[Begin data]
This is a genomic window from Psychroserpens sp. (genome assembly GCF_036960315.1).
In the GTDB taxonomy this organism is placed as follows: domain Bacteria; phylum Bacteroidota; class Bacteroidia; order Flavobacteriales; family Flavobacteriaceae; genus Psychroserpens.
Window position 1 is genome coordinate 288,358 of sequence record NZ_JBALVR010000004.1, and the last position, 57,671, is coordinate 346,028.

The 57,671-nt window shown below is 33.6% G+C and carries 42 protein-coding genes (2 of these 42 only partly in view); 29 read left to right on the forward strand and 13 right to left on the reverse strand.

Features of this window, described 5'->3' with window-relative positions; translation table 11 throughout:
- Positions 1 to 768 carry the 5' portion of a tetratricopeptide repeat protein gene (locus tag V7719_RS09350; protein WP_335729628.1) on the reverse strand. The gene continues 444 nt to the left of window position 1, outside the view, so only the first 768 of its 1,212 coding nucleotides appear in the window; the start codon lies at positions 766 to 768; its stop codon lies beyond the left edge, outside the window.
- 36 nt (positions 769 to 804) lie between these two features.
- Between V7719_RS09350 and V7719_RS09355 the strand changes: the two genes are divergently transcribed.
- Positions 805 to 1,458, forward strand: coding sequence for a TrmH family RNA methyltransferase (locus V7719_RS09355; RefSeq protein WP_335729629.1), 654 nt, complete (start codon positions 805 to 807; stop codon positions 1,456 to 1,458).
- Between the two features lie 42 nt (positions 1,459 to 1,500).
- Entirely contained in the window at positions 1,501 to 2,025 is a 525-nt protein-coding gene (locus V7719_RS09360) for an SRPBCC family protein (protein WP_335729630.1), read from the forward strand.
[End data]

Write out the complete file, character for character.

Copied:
This is a genomic window from Psychroserpens sp. (genome assembly GCF_036960315.1).
In the GTDB taxonomy this organism is placed as follows: domain Bacteria; phylum Bacteroidota; class Bacteroidia; order Flavobacteriales; family Flavobacteriaceae; genus Psychroserpens.
Window position 1 is genome coordinate 288,358 of sequence record NZ_JBALVR010000004.1, and the last position, 57,671, is coordinate 346,028.

The 57,671-nt window shown below is 33.6% G+C and carries 42 protein-coding genes (2 of these 42 only partly in view); 29 read left to right on the forward strand and 13 right to left on the reverse strand.

Features of this window, described 5'->3' with window-relative positions; translation table 11 throughout:
- Positions 1 to 768 carry the 5' portion of a tetratricopeptide repeat protein gene (locus tag V7719_RS09350; protein WP_335729628.1) on the reverse strand. The gene continues 444 nt to the left of window position 1, outside the view, so only the first 768 of its 1,212 coding nucleotides appear in the window; the start codon lies at positions 766 to 768; its stop codon lies beyond the left edge, outside the window.
- 36 nt (positions 769 to 804) lie between these two features.
- Between V7719_RS09350 and V7719_RS09355 the strand changes: the two genes are divergently transcribed.
- Positions 805 to 1,458, forward strand: coding sequence for a TrmH family RNA methyltransferase (locus V7719_RS09355; RefSeq protein WP_335729629.1), 654 nt, complete (start codon positions 805 to 807; stop codon positions 1,456 to 1,458).
- Between the two features lie 42 nt (positions 1,459 to 1,500).
- Entirely contained in the window at positions 1,501 to 2,025 is a 525-nt protein-coding gene (locus V7719_RS09360) for an SRPBCC family protein (protein WP_335729630.1), read from the forward strand.